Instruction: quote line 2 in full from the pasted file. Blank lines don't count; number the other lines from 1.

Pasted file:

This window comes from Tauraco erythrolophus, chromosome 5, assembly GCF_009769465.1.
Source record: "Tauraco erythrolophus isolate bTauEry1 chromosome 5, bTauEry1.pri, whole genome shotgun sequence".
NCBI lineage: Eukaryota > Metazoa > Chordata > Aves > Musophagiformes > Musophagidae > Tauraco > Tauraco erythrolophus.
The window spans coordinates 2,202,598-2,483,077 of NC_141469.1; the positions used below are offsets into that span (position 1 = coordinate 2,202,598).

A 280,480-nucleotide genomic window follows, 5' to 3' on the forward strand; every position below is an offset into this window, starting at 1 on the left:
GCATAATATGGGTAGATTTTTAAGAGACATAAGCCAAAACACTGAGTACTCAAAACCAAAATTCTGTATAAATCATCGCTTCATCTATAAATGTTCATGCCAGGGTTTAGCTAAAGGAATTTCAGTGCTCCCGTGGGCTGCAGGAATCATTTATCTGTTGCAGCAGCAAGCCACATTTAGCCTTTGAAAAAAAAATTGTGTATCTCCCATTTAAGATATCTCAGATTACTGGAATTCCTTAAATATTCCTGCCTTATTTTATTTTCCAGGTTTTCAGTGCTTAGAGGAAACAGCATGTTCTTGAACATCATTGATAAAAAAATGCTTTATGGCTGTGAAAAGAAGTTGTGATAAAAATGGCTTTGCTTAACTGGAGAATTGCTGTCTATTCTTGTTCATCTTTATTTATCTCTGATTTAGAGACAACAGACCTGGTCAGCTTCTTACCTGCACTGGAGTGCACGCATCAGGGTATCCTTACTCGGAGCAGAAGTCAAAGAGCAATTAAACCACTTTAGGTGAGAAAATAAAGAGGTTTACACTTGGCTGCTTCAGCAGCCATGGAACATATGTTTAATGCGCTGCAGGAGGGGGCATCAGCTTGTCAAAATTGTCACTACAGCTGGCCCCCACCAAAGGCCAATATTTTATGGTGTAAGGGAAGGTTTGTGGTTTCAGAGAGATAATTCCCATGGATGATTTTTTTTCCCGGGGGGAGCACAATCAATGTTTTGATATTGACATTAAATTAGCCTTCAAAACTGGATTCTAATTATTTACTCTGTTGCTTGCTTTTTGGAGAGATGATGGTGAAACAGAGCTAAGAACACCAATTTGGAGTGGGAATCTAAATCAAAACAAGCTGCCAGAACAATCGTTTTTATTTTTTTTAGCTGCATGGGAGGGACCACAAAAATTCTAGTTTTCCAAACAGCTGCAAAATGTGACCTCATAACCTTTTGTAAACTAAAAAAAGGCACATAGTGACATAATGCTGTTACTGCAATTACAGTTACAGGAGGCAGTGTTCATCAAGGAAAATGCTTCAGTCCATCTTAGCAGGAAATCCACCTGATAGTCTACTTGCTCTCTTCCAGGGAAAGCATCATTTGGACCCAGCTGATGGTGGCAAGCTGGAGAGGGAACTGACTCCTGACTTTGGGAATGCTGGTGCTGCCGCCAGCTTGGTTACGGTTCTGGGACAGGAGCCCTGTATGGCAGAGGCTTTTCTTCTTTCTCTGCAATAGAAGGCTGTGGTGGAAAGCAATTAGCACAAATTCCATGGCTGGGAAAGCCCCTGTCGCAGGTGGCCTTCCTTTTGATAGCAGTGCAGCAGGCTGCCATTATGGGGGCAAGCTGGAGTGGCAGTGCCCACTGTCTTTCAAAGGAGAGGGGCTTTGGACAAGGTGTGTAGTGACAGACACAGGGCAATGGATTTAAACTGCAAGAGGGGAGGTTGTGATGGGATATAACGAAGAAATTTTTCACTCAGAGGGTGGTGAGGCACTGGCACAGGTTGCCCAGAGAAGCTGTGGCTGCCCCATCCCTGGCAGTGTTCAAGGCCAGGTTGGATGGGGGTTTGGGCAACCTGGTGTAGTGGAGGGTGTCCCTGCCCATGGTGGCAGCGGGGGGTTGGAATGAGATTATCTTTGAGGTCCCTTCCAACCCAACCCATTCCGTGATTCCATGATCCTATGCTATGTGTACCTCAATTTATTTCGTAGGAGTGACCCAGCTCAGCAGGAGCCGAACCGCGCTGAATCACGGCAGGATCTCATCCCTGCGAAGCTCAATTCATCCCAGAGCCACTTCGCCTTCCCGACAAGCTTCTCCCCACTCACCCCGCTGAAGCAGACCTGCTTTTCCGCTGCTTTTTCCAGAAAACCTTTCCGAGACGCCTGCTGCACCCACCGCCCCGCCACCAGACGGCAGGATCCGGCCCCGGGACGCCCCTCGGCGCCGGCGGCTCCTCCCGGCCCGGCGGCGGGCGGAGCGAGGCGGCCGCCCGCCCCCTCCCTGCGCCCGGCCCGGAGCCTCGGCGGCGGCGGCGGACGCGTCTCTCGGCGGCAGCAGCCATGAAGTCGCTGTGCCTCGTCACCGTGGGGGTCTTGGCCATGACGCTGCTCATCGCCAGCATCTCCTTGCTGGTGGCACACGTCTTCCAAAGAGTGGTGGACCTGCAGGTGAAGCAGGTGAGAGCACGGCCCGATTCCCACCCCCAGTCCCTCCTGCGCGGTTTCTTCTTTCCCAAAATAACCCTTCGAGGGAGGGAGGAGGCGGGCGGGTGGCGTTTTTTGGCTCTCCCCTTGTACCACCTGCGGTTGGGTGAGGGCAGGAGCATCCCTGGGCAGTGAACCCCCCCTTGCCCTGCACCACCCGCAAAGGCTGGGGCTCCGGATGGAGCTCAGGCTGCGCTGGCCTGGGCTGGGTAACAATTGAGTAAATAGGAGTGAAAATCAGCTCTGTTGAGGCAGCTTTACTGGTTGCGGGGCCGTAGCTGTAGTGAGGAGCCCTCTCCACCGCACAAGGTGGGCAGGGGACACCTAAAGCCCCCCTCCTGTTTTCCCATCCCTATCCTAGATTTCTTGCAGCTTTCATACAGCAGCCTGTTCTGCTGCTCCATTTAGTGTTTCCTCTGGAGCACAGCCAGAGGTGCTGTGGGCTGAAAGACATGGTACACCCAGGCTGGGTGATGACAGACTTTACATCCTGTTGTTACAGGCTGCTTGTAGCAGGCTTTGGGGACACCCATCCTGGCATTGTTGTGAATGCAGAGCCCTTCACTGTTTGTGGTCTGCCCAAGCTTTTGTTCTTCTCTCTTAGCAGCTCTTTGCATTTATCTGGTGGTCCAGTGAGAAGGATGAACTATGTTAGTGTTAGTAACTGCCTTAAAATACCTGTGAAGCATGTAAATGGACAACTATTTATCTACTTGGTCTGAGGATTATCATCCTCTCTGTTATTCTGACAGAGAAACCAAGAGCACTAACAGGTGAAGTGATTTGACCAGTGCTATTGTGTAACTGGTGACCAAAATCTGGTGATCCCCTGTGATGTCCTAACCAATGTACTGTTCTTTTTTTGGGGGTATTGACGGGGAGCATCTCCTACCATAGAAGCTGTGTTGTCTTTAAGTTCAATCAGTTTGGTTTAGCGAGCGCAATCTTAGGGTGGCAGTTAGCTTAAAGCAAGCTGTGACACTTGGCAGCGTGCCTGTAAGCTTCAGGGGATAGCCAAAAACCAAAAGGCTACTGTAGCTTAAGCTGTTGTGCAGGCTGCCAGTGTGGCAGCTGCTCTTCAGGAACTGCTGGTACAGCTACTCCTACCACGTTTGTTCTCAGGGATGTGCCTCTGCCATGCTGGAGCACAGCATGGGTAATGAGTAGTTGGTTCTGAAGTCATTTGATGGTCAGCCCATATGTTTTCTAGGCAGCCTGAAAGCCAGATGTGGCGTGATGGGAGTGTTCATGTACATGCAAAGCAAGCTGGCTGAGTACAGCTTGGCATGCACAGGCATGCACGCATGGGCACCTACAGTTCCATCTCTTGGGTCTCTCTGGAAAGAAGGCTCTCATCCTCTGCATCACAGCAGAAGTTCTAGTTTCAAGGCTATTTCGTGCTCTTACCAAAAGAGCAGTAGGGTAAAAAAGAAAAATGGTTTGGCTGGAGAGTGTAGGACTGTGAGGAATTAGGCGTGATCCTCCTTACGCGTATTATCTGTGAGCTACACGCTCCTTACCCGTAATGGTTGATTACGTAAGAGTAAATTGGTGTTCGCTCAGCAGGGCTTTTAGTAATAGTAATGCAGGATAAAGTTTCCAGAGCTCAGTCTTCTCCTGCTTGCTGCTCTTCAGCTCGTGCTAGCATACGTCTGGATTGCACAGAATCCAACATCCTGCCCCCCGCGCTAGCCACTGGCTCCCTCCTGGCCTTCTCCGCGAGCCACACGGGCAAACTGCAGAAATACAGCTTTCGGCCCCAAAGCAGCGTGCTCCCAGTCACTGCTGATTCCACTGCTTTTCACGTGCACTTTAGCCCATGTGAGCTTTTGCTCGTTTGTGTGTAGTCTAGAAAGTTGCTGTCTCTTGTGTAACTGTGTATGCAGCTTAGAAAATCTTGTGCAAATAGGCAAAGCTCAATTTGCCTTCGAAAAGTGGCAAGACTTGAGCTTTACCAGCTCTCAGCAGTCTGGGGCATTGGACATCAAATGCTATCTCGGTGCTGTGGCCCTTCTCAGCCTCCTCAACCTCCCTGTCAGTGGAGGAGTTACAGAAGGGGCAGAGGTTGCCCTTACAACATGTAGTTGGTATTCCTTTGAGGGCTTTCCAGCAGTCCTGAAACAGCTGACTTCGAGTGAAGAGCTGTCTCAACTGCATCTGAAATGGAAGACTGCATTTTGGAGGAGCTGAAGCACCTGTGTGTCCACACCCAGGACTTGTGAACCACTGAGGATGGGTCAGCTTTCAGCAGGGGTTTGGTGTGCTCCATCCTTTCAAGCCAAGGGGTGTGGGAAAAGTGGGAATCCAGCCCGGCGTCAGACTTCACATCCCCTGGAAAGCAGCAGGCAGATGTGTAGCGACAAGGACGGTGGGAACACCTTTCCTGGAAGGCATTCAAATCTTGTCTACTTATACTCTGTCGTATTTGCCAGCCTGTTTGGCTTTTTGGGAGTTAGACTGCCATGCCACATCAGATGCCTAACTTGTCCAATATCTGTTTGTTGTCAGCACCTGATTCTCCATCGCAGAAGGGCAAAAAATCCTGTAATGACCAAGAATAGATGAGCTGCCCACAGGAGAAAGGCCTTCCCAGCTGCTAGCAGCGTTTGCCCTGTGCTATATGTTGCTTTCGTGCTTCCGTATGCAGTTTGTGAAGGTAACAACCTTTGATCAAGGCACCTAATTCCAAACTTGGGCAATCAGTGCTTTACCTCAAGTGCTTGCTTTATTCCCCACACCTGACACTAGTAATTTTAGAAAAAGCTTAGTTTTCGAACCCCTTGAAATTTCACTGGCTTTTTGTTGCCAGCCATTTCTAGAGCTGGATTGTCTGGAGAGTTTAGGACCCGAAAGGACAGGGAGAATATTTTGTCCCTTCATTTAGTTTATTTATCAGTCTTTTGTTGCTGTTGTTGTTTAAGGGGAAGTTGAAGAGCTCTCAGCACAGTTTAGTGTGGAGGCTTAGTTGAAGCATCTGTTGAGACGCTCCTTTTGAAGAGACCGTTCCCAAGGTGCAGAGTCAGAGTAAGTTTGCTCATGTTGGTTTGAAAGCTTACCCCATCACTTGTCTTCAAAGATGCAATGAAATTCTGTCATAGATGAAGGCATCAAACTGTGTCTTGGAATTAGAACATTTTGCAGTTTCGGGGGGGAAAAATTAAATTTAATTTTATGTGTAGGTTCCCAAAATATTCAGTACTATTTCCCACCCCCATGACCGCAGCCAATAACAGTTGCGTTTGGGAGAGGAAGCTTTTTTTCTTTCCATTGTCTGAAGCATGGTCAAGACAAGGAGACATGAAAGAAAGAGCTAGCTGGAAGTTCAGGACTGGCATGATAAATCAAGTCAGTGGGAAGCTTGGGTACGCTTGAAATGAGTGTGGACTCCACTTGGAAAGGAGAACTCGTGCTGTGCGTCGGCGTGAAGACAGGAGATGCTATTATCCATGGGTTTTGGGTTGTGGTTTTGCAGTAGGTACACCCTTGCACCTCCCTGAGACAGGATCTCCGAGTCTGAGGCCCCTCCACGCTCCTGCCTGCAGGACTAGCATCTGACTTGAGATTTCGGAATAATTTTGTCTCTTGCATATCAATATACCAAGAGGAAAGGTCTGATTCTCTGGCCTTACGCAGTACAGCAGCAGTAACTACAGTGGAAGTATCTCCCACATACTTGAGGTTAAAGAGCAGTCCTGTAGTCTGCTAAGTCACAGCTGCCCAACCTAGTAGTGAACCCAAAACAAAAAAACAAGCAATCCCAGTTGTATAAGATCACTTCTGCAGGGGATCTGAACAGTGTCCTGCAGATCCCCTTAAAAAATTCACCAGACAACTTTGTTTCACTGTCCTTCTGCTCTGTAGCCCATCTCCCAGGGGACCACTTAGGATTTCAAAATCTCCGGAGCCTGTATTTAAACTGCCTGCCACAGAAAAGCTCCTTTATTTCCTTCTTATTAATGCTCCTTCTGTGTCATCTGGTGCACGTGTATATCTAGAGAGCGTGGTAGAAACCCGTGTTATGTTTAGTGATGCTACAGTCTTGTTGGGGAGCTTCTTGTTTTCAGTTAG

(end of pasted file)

Source record: "Tauraco erythrolophus isolate bTauEry1 chromosome 5, bTauEry1.pri, whole genome shotgun sequence".